If you are unsure about your employee’s situation, you must be open and transparent with him. It is fair to say that his performance is being evaluated and the result will be shared with him at some point.


This can possibly even give him time to start looking for a new job. If he does not listen to you or does not take it seriously.


Give it to him in writing. You must have all these steps documented anyway, so print it and hand it over in private. That way you prevent also some legal issues which could arise.


3. Stick to your decision

There is always a reason and a long process behind firing someone. You evaluate performance and support him in his career journey.


Yet you must accept the simple fact that not everyone fits the job. If you are prone to stress, you might not do well in a fast-paced environment. If you don’t speak proper English, you might not be able to work with international clients and similar.


As a manager, you are involved in both — the work-life, and to some extent also in the private life of your employees. There is a fine line that can make you feel very uncomfortable. On top of it, it can make you fail during the firing meeting. I am guilty here myself.


The saddest firing meeting ever was with a colleague who had an amiable personality. She was humble and kind and went through a lot in her life. She was trying to set a new life, to find a perspective job with good career potential.


So, she could take care of her family. She was trying to be successful. However, for the type of job she was hired for, she did not have a talent, nor built the skills over time.


Sadly, she became an underperformer. I was anxious before the meeting. A big mistake I made was that I did not ask for the support of my manager to attend the firing meeting with me.


The meeting did not go well. She was deeply hurt and desperate. I promised to give her recommendations and support for finding a new job.


Yet, she kept on urging me to reconsider the decision and give her another chance. She dragged me even deeper into her family situation, and that made me feel even more miserable.


Consequently, I agreed. I said I would explore the options. Regardless of the fact, there were not any. The upcoming days were just pure torture for her and for me. Eventually, we had another meeting, and we concluded that her contact would end. This time she accepted. A sad relief for my poor management skills.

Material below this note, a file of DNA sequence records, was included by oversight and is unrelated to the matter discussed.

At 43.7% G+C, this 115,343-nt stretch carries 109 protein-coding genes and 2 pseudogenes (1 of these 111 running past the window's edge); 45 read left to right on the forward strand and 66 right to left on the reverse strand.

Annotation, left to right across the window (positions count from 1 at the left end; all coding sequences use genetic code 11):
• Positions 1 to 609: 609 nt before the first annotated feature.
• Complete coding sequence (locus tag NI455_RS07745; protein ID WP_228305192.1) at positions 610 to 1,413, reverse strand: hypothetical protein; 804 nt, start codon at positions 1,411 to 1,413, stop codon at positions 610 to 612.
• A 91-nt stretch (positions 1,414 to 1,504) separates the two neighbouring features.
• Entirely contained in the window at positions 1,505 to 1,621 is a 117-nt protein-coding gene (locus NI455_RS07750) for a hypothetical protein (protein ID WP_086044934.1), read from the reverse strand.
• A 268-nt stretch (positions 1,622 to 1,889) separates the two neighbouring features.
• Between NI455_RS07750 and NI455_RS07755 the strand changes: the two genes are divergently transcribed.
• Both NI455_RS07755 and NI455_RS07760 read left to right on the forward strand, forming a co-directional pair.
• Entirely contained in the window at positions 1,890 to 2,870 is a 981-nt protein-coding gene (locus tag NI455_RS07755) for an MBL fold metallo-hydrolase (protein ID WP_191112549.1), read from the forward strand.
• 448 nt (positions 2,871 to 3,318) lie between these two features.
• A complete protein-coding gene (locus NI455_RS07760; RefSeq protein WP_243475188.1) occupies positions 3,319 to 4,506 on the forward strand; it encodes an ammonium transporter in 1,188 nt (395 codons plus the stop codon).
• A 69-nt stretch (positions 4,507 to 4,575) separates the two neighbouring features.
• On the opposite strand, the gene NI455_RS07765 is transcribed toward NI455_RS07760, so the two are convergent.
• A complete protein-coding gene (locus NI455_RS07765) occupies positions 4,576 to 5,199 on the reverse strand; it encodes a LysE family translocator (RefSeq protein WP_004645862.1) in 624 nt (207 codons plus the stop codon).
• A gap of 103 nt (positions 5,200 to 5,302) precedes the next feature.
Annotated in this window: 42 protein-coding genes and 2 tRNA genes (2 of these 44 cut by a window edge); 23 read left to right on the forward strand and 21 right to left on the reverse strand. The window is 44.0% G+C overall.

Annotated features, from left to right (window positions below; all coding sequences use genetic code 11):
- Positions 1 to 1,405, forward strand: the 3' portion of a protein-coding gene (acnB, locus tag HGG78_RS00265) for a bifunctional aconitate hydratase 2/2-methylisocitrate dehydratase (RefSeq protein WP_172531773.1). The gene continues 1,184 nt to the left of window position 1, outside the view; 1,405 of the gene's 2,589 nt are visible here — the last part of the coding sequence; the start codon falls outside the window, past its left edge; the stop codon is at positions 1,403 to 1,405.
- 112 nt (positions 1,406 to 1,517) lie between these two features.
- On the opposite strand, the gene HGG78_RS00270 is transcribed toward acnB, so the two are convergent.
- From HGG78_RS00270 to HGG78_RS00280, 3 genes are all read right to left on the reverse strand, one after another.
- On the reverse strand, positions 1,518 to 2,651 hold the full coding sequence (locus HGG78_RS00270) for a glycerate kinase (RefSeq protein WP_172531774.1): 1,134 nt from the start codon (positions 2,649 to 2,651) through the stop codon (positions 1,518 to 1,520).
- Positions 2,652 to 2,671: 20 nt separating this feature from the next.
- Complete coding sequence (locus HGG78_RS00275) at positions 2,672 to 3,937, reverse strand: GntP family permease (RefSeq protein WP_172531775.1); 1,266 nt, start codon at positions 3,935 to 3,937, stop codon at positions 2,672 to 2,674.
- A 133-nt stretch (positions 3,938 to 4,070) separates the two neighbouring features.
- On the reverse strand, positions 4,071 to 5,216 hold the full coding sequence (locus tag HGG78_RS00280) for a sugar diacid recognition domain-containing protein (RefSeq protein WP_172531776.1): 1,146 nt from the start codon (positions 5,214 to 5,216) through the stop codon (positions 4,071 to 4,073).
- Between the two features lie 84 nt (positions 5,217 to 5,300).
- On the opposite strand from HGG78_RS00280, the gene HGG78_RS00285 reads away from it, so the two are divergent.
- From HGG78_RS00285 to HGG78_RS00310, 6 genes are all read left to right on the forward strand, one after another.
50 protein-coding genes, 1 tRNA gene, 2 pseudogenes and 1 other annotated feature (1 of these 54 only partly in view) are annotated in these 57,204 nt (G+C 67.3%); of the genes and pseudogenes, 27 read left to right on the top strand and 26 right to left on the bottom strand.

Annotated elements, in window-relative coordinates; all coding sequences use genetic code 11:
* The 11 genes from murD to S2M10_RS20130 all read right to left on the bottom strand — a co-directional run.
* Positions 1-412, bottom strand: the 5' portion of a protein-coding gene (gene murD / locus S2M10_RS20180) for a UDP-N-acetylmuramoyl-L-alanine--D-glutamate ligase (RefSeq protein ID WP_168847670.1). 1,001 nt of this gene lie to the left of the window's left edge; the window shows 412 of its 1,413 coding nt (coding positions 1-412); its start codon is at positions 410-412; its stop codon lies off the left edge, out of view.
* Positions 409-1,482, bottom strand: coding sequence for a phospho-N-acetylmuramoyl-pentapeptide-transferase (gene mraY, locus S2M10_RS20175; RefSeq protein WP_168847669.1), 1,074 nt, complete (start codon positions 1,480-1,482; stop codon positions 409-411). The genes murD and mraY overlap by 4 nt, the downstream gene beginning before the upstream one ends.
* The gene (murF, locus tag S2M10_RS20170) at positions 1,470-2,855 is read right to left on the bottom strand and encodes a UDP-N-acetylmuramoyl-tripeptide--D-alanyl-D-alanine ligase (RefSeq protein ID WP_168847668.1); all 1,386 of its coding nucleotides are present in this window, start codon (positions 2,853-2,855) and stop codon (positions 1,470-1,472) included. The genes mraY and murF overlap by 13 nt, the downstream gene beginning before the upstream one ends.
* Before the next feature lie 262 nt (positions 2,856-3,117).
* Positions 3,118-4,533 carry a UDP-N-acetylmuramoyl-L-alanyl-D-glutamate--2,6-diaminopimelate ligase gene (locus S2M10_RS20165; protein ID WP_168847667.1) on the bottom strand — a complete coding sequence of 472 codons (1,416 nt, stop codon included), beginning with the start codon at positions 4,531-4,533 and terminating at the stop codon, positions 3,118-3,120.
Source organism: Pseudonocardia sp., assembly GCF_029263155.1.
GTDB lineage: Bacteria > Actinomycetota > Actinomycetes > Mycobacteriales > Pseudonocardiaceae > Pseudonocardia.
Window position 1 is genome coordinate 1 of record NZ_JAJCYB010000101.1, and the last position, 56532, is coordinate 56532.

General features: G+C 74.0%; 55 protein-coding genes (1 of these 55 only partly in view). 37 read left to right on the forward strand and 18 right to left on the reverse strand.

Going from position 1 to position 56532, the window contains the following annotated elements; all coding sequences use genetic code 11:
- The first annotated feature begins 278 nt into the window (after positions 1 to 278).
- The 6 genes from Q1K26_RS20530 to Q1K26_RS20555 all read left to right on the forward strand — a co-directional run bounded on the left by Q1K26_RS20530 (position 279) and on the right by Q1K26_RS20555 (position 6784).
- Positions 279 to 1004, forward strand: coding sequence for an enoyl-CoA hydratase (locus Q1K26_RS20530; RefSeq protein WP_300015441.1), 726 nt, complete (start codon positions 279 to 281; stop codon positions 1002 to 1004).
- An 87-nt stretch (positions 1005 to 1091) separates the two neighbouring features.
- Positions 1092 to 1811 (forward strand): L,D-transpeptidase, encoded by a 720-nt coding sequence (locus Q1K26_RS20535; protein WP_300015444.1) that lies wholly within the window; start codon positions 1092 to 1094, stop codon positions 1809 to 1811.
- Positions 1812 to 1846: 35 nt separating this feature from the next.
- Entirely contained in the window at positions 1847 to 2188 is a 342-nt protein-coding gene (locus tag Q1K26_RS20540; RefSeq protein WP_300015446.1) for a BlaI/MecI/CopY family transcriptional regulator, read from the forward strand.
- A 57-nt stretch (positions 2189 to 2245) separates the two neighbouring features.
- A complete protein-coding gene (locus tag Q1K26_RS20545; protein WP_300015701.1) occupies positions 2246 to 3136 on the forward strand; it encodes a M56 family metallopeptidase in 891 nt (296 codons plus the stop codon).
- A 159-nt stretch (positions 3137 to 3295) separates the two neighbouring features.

I learned a lot from this experience. Firing someone is a difficult situation for all parties involved. You must be prepared for escalated atmosphere, for accusations, tears, and promises.


By no means you do step aside. Stick to simple statements, evidence, and conclusions. It is only respectful towards the person and yourself.


Final thought

You need to be sure that firing is the best solution for the team as well as for the person.


So, evidence, feedback, and documentation are key. You must ensure that your employee got the support he needed and that he had an environment to perform well. If that fails, the ways depart.


It is crucial to be decisive, and be aware of the time (e.g. end of the probation period, end of the contract, etc.).


Also, discuss the situation with your manager or HR department as you should never hold a firing meeting alone. The meeting itself should be to the point, evidence-driven, and supportive. Emotionally prepare for the two scenarios:

  1. It goes well — a meeting ends on a good note.

  2. It goes badly — a meeting gets escalated.

Don’t forget you are also the face of the company. Therefore, you should be fully transparent and finish the meeting by thanking the person for cooperation and work.


He might not appreciate it on the spot, but later it might make a difference in how the person would see the company.